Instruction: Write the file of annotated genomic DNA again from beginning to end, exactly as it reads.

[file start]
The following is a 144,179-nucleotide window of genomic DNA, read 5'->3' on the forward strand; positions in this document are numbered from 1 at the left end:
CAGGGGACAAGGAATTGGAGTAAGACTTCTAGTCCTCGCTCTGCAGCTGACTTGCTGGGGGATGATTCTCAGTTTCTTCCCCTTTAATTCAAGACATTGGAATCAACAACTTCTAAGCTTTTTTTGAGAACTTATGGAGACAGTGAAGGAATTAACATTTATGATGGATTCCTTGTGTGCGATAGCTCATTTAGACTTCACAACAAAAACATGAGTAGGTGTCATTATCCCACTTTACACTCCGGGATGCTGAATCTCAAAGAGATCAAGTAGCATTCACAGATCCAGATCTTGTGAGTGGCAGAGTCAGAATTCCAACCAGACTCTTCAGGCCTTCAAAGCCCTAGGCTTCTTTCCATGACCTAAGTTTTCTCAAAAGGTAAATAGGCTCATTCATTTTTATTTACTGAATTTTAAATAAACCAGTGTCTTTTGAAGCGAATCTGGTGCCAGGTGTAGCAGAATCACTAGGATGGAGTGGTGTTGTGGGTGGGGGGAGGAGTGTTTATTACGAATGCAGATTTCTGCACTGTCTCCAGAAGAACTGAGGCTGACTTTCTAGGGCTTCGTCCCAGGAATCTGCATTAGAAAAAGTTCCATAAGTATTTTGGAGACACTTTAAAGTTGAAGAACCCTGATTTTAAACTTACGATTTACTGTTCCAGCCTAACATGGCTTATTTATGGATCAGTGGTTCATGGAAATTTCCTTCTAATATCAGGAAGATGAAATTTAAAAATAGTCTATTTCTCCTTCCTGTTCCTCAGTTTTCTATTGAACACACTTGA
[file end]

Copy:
The following is a 144,179-nucleotide window of genomic DNA, read 5'->3' on the forward strand; positions in this document are numbered from 1 at the left end:
CAGGGGACAAGGAATTGGAGTAAGACTTCTAGTCCTCGCTCTGCAGCTGACTTGCTGGGGGATGATTCTCAGTTTCTTCCCCTTTAATTCAAGACATTGGAATCAACAACTTCTAAGCTTTTTTTGAGAACTTATGGAGACAGTGAAGGAATTAACATTTATGATGGATTCCTTGTGTGCGATAGCTCATTTAGACTTCACAACAAAAACATGAGTAGGTGTCATTATCCCACTTTACACTCCGGGATGCTGAATCTCAAAGAGATCAAGTAGCATTCACAGATCCAGATCTTGTGAGTGGCAGAGTCAGAATTCCAACCAGACTCTTCAGGCCTTCAAAGCCCTAGGCTTCTTTCCATGACCTAAGTTTTCTCAAAAGGTAAATAGGCTCATTCATTTTTATTTACTGAATTTTAAATAAACCAGTGTCTTTTGAAGCGAATCTGGTGCCAGGTGTAGCAGAATCACTAGGATGGAGTGGTGTTGTGGGTGGGGGGAGGAGTGTTTATTACGAATGCAGATTTCTGCACTGTCTCCAGAAGAACTGAGGCTGACTTTCTAGGGCTTCGTCCCAGGAATCTGCATTAGAAAAAGTTCCATAAGTATTTTGGAGACACTTTAAAGTTGAAGAACCCTGATTTTAAACTTACGATTTACTGTTCCAGCCTAACATGGCTTATTTATGGATCAGTGGTTCATGGAAATTTCCTTCTAATATCAGGAAGATGAAATTTAAAAATAGTCTATTTCTCCTTCCTGTTCCTCAGTTTTCTATTGAACACACTTGA